Google on Friday morning posted a brief, apologetic message on a forum filled with angry comments from app developers who haven't been paid for sales of their Android apps.
Payouts were sent on March 15 -- nearly two weeks late -- but some people may not receive them for three days after that date, Crystal H., a Google employee, wrote on the forum. "We apologize for any inconvenience you may have experienced and appreciate your understanding," she wrote.
More than 100 people, hailing from Norway, Austria, Portugal, France, U.K., Germany, Ireland, Sweden and Spain, complained that they hadn't received payment from Google for their apps that were downloaded from Google Play, the new name for the Android Market.
Typically, developers said payments are issued on the second day of the month, arriving in their bank accounts on the seventh of the month. On that day, people began posting to a Google forum that the payment hadn't arrived.
Some people seemed as upset about the inability to contact anyone at Google to alert the company of the issue as they were at not getting paid. Many had visited a help page that Google offers but could only choose to send messages from a list provided by Google. None related to not receiving a payment.
"It is totally scary that there is no one to answer to that kind of request at Google. It's like there are just a bunch of robots, we pay 30% of our sales and we have no one to talk to, it's insane, I don't know of another business with such an abysmal customer service," one developer named Richard wrote.
"My biggest annoyance is the lack of communication or direct email. It frustrates me as a professional I have to go through some automated service for something that is very important," a commenter using the name "zabamobile" wrote.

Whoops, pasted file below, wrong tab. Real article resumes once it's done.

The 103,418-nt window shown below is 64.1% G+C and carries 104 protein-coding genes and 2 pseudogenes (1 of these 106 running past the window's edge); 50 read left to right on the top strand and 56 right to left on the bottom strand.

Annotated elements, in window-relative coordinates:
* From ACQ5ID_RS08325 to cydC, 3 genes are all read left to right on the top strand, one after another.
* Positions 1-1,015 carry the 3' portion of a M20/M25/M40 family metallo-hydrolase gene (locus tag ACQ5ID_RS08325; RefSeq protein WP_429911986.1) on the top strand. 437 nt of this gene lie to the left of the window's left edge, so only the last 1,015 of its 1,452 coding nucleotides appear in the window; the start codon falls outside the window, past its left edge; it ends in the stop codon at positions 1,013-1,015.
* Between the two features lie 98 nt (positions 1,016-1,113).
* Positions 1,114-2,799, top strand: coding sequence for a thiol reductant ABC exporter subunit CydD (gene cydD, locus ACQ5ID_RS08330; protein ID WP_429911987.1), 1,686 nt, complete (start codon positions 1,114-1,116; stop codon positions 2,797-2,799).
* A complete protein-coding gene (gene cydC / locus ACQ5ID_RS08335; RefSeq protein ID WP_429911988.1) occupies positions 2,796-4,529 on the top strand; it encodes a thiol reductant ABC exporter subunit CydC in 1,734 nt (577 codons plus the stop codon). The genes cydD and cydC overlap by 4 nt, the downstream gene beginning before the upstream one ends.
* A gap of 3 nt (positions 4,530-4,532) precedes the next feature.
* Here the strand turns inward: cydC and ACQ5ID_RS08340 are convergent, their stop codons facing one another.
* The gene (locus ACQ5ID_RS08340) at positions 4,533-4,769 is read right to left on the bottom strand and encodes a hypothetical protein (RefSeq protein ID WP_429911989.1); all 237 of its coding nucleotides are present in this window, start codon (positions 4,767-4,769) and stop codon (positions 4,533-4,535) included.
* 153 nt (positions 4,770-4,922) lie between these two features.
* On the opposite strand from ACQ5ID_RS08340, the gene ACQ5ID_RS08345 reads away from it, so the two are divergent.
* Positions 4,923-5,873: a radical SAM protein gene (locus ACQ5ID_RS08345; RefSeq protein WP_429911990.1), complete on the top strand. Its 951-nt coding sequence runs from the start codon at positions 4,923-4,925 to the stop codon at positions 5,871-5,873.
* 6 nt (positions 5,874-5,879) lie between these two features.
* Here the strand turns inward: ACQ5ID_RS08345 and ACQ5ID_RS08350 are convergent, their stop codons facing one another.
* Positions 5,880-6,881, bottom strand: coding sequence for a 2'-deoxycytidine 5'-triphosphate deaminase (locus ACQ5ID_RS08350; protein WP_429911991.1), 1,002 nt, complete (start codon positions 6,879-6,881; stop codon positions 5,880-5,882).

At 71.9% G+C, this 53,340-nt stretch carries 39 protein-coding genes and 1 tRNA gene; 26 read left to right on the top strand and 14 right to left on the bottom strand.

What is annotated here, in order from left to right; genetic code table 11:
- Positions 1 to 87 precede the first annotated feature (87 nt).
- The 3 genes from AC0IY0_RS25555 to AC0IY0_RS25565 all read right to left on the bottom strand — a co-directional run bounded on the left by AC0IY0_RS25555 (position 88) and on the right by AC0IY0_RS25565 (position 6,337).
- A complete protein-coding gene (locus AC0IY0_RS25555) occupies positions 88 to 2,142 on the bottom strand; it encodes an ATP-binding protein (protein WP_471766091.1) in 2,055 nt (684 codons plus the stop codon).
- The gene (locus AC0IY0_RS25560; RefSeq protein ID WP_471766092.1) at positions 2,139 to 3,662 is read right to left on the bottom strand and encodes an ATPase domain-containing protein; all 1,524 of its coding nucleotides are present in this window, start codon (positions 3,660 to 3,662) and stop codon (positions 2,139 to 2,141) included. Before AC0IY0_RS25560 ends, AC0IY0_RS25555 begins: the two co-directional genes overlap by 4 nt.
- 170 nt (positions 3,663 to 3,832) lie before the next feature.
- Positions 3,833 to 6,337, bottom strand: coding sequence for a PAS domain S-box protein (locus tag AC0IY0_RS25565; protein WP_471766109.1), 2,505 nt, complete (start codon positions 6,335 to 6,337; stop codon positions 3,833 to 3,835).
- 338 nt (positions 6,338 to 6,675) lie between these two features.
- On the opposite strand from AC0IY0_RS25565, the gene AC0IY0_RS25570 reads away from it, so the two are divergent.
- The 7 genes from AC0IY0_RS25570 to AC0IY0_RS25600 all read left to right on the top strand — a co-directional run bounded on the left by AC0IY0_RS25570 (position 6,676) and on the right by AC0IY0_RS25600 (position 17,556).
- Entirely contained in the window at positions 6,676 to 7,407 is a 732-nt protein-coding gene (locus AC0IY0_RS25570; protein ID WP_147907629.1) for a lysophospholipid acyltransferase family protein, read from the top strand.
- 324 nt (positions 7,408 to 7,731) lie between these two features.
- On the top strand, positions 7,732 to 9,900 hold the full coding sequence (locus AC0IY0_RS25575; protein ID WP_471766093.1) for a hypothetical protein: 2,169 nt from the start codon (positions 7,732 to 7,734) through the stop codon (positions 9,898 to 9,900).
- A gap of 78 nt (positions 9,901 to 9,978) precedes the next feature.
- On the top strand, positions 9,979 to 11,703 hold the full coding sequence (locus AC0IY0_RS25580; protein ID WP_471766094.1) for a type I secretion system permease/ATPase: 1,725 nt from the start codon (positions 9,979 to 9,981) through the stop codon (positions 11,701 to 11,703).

A couple developers kindly offered their colleagues this suggestion: Use the Amazon Appstore for Android instead. The store offers apps for users of Android phones and tablets. One person wrote that sales through that store were good, especially since the launch of the Kindle Fire tablets, which use Android.
"Amazon has the best developer support staff and Google can learn a lot from them how to treat their developers," a developer using the name "odi5," wrote.
That suggestion is surely not what Google would like to hear. When apps sell through the Amazon Appstore, Amazon gets a cut of the sale, instead of Google.
It's not the first time that Google has failed to live up to user expectations for customer service. For instance, it faced hundreds of posts to a forum from people who needed help with their Nexus One phones from Google. Those people were upset to discover that there was no one to talk to about their problems and that it took days to receive a response to their email help requests.
Google did not reply to a request for comment about what caused the delayed payment.
Sign up for Computerworld eNewsletters.